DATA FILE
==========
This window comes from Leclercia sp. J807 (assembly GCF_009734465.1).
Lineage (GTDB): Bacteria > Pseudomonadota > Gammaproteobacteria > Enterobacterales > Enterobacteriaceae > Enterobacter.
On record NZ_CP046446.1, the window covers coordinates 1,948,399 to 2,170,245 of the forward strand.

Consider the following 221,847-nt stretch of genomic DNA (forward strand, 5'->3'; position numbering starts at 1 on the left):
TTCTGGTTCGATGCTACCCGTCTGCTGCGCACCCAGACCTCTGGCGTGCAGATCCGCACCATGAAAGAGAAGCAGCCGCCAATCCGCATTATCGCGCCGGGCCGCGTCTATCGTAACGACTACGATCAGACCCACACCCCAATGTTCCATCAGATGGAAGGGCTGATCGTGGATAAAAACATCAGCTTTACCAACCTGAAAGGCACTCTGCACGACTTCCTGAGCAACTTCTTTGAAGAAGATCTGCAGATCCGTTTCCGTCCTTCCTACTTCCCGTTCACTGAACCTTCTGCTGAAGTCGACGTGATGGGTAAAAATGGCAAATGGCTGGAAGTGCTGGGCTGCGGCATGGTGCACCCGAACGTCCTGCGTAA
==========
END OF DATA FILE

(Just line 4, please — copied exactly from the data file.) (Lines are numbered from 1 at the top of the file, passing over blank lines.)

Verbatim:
Consider the following 221,847-nt stretch of genomic DNA (forward strand, 5'->3'; position numbering starts at 1 on the left):